Agonist antibodies, capable of initiating cellular signaling events through interaction at the cell surface, have emerged as a new paradigm in disease treatment with several promising candidates in clinical trials including T cell activating antibodies. However, the discovery of rare antibodies possessing specific biological functions remains a major biotechnological bottleneck. To address this issue, I seek to employ direct function-based antibody screening methods, an emergent biomedical technology using mammalian intracellular reporter systems for which proof-of-concept has recently been shown for the discovery of agonist antibodies. I believe that this innovative technology has the potential to be revolutionary if it can be generalized. Thus, the goal of the proposed research is to establish new fundamental methods for broad use in function-based antibody screening, which could ultimately lay the foundation for advancing disease treatment. I have recently developed novel model systems that enable robust detection of intracellular signaling via the NF-?B pathway initiated from extracellular activation of the T-cell receptors Ox40 and CD137. These receptors were chosen for their availability of well-defined control agonist antibodies that are invaluable for system validation. I propose to use these model systems to gain new understanding of the fundamental mechanisms and principles involved in function-based antibody screening and employ this knowledge toward the development of new biomedical technology and novel therapeutics via three distinct aims. First, I propose to critically evaluate the relationship between biological activity, antibody display level, receptor display level, and antibody molecular format to identify screening methods that ultimately improve the efficiency of agonist antibody discovery. Second, I propose to develop new Ox40 and CD137 reporter cell systems for simplified and improved function-based antibody discovery via genetic engineering of autocatalytic agonist antibody expression that depends on receptor-specific intracellular signaling in order to improve agonist antibody discovery by both simplifying signal detection and amplifying true positive signals. Thirdly, I seek to identify new Ox40 and CD137 agonist antibodies with improved activity by direct function-based screening. Toward this goal, I will employ computational approaches to inform library design in order to increase the likelihood that library variants effectively engage T cell receptors near the active site. I will employ next-generation sequencing to identify lead candidates, which will then be rigorously evaluated via classic T cell activation assays. Finally, I will critically analyze lead sequences in relationship to agonist activity in order to uncover potential molecular determinants of agonist activity and structure-function relationships. Overall, the proposed research has the potential for broad therapeutic impact given that insufficient cellular signaling is involved in a wide range of pathologies including insufficient wound healing, autoimmune disease and cancer.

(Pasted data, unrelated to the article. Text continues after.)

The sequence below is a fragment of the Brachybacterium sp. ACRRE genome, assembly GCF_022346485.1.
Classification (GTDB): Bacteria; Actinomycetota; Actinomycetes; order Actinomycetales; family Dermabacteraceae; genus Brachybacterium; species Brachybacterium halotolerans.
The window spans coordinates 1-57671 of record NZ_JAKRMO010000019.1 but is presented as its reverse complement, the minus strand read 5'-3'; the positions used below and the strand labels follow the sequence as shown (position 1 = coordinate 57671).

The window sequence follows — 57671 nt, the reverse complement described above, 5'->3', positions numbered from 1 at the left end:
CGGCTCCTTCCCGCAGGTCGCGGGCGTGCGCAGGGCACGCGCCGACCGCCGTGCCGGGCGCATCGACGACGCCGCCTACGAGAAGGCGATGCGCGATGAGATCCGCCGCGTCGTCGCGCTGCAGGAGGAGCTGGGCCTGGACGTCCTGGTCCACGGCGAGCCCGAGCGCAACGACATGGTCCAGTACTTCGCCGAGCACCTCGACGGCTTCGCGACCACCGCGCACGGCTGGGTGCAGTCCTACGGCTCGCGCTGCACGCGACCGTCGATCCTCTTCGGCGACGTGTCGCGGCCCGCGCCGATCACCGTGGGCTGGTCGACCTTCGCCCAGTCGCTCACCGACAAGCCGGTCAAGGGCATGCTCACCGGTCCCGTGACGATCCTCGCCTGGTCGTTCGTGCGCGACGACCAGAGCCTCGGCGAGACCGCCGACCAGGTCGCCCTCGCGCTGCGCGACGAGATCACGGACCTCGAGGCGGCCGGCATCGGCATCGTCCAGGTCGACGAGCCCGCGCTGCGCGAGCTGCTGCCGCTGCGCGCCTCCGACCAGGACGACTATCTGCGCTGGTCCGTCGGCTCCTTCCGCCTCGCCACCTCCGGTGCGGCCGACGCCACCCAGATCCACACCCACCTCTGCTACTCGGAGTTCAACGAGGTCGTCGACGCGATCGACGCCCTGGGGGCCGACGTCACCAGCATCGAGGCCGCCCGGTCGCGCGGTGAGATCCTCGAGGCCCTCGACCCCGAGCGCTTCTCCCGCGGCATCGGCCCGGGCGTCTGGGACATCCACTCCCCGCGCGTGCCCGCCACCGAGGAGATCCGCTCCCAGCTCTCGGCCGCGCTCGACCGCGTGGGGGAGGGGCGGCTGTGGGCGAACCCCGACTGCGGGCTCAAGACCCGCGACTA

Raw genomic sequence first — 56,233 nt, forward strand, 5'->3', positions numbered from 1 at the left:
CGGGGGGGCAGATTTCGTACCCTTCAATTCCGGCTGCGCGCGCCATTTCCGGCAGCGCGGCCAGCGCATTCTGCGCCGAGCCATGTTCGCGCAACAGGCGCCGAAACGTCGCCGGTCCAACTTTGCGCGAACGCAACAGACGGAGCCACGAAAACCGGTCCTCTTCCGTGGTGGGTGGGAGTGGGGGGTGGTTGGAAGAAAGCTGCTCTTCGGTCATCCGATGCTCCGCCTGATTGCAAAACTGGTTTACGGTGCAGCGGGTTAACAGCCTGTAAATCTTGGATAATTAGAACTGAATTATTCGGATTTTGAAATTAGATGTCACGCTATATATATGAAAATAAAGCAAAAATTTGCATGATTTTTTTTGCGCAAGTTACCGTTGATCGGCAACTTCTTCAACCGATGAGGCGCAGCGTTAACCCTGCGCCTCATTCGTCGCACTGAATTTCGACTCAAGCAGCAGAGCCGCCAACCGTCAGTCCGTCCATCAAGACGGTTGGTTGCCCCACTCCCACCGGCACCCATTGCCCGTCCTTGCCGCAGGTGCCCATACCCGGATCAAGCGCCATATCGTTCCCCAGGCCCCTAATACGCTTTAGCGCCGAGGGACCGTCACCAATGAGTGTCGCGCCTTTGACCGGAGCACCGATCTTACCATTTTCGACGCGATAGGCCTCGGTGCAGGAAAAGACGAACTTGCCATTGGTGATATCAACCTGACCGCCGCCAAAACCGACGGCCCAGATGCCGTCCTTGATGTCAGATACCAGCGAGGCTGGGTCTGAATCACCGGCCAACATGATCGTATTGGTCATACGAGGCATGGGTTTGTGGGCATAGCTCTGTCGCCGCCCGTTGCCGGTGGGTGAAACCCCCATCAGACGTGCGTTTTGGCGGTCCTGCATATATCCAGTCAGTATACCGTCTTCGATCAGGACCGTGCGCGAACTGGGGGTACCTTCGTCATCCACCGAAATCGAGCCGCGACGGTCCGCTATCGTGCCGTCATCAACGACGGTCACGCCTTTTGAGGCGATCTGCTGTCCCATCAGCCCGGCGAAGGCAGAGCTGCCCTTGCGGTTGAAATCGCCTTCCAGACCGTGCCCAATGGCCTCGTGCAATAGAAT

Public Health Relevance

Cell signaling is essential to human health, and insufficient signaling is directly linked to myriad human pathologies in which effective treatments do not exist. Agonist antibodies that activate cellular signaling events through interaction at the cell surface have emerged as a promising therapeutic solution, but current agonist antibody discovery methods are extremely inefficient and laborious, and often fail. The goal of the proposed research is to establish new direct function-based screening methods to significantly improve the efficiency of agonist antibody discovery.

National Institute of Health (NIH)
National Institute of General Medical Sciences (NIGMS)
Postdoctoral Individual National Research Service Award (F32)
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Special Emphasis Panel (ZRG1)
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Yang, Jiong
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University of Michigan Ann Arbor
Schools of Pharmacy
Ann Arbor
United States
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